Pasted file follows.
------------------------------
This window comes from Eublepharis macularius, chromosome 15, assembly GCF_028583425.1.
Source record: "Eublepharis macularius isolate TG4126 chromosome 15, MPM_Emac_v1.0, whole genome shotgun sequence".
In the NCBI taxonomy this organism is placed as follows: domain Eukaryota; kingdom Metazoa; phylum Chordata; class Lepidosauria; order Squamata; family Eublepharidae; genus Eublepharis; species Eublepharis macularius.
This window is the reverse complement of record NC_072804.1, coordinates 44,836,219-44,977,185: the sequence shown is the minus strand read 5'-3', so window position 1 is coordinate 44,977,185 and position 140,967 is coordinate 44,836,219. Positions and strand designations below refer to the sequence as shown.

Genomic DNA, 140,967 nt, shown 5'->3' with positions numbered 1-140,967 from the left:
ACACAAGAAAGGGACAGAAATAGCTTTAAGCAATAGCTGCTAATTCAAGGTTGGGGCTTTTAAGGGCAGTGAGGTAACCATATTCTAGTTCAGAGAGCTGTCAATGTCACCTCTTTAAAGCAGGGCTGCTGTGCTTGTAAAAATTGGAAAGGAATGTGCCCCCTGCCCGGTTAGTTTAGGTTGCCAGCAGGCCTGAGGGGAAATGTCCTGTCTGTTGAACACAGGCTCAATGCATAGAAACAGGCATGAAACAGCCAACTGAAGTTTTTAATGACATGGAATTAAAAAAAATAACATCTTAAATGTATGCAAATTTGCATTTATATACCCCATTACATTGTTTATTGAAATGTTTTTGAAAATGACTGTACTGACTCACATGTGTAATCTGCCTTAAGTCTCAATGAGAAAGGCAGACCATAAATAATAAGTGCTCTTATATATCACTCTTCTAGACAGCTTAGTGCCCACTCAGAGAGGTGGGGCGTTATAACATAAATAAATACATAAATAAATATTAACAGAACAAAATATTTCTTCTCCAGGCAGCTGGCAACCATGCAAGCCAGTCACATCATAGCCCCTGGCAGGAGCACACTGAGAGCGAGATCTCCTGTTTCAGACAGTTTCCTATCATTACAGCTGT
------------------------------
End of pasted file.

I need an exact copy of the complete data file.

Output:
This window comes from Eublepharis macularius, chromosome 15, assembly GCF_028583425.1.
Source record: "Eublepharis macularius isolate TG4126 chromosome 15, MPM_Emac_v1.0, whole genome shotgun sequence".
In the NCBI taxonomy this organism is placed as follows: domain Eukaryota; kingdom Metazoa; phylum Chordata; class Lepidosauria; order Squamata; family Eublepharidae; genus Eublepharis; species Eublepharis macularius.
This window is the reverse complement of record NC_072804.1, coordinates 44,836,219-44,977,185: the sequence shown is the minus strand read 5'-3', so window position 1 is coordinate 44,977,185 and position 140,967 is coordinate 44,836,219. Positions and strand designations below refer to the sequence as shown.

Genomic DNA, 140,967 nt, shown 5'->3' with positions numbered 1-140,967 from the left:
ACACAAGAAAGGGACAGAAATAGCTTTAAGCAATAGCTGCTAATTCAAGGTTGGGGCTTTTAAGGGCAGTGAGGTAACCATATTCTAGTTCAGAGAGCTGTCAATGTCACCTCTTTAAAGCAGGGCTGCTGTGCTTGTAAAAATTGGAAAGGAATGTGCCCCCTGCCCGGTTAGTTTAGGTTGCCAGCAGGCCTGAGGGGAAATGTCCTGTCTGTTGAACACAGGCTCAATGCATAGAAACAGGCATGAAACAGCCAACTGAAGTTTTTAATGACATGGAATTAAAAAAAATAACATCTTAAATGTATGCAAATTTGCATTTATATACCCCATTACATTGTTTATTGAAATGTTTTTGAAAATGACTGTACTGACTCACATGTGTAATCTGCCTTAAGTCTCAATGAGAAAGGCAGACCATAAATAATAAGTGCTCTTATATATCACTCTTCTAGACAGCTTAGTGCCCACTCAGAGAGGTGGGGCGTTATAACATAAATAAATACATAAATAAATATTAACAGAACAAAATATTTCTTCTCCAGGCAGCTGGCAACCATGCAAGCCAGTCACATCATAGCCCCTGGCAGGAGCACACTGAGAGCGAGATCTCCTGTTTCAGACAGTTTCCTATCATTACAGCTGT